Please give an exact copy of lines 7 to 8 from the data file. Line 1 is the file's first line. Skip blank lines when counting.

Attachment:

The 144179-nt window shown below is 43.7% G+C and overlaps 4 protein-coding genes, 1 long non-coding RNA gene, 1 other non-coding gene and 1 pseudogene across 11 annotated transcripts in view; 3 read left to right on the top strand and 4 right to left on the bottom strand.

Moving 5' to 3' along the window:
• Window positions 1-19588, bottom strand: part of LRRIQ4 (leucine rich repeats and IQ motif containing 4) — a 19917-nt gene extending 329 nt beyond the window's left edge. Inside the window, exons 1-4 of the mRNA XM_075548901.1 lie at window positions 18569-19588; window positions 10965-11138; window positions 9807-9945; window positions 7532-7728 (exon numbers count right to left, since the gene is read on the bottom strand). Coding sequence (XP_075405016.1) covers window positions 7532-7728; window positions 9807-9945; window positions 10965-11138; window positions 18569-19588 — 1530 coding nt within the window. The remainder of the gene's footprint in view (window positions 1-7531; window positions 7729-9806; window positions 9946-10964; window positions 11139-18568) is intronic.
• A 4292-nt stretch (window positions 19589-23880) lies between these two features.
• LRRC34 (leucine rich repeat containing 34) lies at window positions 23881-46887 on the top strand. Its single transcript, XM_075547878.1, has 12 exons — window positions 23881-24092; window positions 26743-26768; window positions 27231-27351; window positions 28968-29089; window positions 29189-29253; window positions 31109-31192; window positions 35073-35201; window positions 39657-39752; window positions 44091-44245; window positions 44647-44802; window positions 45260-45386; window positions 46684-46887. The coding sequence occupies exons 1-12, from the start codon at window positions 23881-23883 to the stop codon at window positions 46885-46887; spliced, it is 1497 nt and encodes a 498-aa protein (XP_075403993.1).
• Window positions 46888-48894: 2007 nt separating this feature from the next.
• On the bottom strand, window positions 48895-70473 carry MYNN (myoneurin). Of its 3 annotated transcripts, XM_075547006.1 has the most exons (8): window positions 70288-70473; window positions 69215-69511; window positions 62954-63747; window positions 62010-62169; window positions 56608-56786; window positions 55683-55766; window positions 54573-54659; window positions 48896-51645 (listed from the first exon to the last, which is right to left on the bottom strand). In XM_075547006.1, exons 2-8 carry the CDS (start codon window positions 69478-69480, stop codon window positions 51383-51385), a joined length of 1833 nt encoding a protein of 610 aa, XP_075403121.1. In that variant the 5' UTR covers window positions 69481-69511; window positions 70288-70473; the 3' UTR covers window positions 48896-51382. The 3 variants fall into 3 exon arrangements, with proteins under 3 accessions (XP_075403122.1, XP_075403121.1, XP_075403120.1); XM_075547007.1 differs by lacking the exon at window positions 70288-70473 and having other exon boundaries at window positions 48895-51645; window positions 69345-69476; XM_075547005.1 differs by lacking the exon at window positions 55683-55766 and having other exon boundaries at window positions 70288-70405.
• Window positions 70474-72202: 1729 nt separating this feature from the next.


• On the bottom strand, window positions 48895-70473 carry MYNN (myoneurin). Of its 3 annotated transcripts, XM_075547006.1 has the most exons (8): window positions 70288-70473; window positions 69215-69511; window positions 62954-63747; window positions 62010-62169; window positions 56608-56786; window positions 55683-55766; window positions 54573-54659; window positions 48896-51645 (listed from the first exon to the last, which is right to left on the bottom strand). In XM_075547006.1, exons 2-8 carry the CDS (start codon window positions 69478-69480, stop codon window positions 51383-51385), a joined length of 1833 nt encoding a protein of 610 aa, XP_075403121.1. In that variant the 5' UTR covers window positions 69481-69511; window positions 70288-70473; the 3' UTR covers window positions 48896-51382. The 3 variants fall into 3 exon arrangements, with proteins under 3 accessions (XP_075403122.1, XP_075403121.1, XP_075403120.1); XM_075547007.1 differs by lacking the exon at window positions 70288-70473 and having other exon boundaries at window positions 48895-51645; window positions 69345-69476; XM_075547005.1 differs by lacking the exon at window positions 55683-55766 and having other exon boundaries at window positions 70288-70405.
• Window positions 70474-72202: 1729 nt separating this feature from the next.